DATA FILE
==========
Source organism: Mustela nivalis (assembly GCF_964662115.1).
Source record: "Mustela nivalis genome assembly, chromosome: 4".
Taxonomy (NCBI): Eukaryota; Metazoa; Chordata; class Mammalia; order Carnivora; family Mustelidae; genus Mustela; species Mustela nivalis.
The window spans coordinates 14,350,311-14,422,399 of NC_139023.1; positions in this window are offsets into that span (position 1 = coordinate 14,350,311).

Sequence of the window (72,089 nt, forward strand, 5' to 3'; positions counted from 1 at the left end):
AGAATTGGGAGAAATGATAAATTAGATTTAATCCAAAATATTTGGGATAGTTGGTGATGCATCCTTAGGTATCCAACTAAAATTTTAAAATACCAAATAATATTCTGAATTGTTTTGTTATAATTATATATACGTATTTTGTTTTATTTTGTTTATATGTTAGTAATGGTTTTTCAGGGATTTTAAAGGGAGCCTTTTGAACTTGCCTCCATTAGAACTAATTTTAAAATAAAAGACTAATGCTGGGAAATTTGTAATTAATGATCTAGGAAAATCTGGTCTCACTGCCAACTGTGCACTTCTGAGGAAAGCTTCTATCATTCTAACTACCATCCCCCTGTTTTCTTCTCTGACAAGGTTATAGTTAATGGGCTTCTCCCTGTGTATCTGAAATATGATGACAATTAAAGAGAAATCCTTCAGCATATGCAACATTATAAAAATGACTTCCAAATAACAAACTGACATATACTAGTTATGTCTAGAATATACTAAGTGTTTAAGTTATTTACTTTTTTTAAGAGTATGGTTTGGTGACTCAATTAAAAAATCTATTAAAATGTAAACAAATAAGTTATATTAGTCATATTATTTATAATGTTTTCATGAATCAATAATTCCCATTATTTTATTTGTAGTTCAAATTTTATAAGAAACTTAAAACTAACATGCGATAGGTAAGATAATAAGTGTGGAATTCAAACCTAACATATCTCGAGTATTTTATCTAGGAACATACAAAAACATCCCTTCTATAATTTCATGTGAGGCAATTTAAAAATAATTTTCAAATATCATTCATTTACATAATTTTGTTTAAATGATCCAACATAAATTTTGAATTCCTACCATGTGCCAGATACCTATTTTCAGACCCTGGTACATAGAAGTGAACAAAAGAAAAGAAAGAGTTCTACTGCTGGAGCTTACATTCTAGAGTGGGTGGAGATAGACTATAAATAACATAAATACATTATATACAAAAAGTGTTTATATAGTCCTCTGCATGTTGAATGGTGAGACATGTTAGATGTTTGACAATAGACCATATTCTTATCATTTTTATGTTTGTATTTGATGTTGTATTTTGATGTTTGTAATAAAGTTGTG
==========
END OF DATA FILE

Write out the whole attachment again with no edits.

Source organism: Mustela nivalis (assembly GCF_964662115.1).
Source record: "Mustela nivalis genome assembly, chromosome: 4".
Taxonomy (NCBI): Eukaryota; Metazoa; Chordata; class Mammalia; order Carnivora; family Mustelidae; genus Mustela; species Mustela nivalis.
The window spans coordinates 14,350,311-14,422,399 of NC_139023.1; positions in this window are offsets into that span (position 1 = coordinate 14,350,311).

Sequence of the window (72,089 nt, forward strand, 5' to 3'; positions counted from 1 at the left end):
AGAATTGGGAGAAATGATAAATTAGATTTAATCCAAAATATTTGGGATAGTTGGTGATGCATCCTTAGGTATCCAACTAAAATTTTAAAATACCAAATAATATTCTGAATTGTTTTGTTATAATTATATATACGTATTTTGTTTTATTTTGTTTATATGTTAGTAATGGTTTTTCAGGGATTTTAAAGGGAGCCTTTTGAACTTGCCTCCATTAGAACTAATTTTAAAATAAAAGACTAATGCTGGGAAATTTGTAATTAATGATCTAGGAAAATCTGGTCTCACTGCCAACTGTGCACTTCTGAGGAAAGCTTCTATCATTCTAACTACCATCCCCCTGTTTTCTTCTCTGACAAGGTTATAGTTAATGGGCTTCTCCCTGTGTATCTGAAATATGATGACAATTAAAGAGAAATCCTTCAGCATATGCAACATTATAAAAATGACTTCCAAATAACAAACTGACATATACTAGTTATGTCTAGAATATACTAAGTGTTTAAGTTATTTACTTTTTTTAAGAGTATGGTTTGGTGACTCAATTAAAAAATCTATTAAAATGTAAACAAATAAGTTATATTAGTCATATTATTTATAATGTTTTCATGAATCAATAATTCCCATTATTTTATTTGTAGTTCAAATTTTATAAGAAACTTAAAACTAACATGCGATAGGTAAGATAATAAGTGTGGAATTCAAACCTAACATATCTCGAGTATTTTATCTAGGAACATACAAAAACATCCCTTCTATAATTTCATGTGAGGCAATTTAAAAATAATTTTCAAATATCATTCATTTACATAATTTTGTTTAAATGATCCAACATAAATTTTGAATTCCTACCATGTGCCAGATACCTATTTTCAGACCCTGGTACATAGAAGTGAACAAAAGAAAAGAAAGAGTTCTACTGCTGGAGCTTACATTCTAGAGTGGGTGGAGATAGACTATAAATAACATAAATACATTATATACAAAAAGTGTTTATATAGTCCTCTGCATGTTGAATGGTGAGACATGTTAGATGTTTGACAATAGACCATATTCTTATCATTTTTATGTTTGTATTTGATGTTGTATTTTGATGTTTGTAATAAAGTTGTG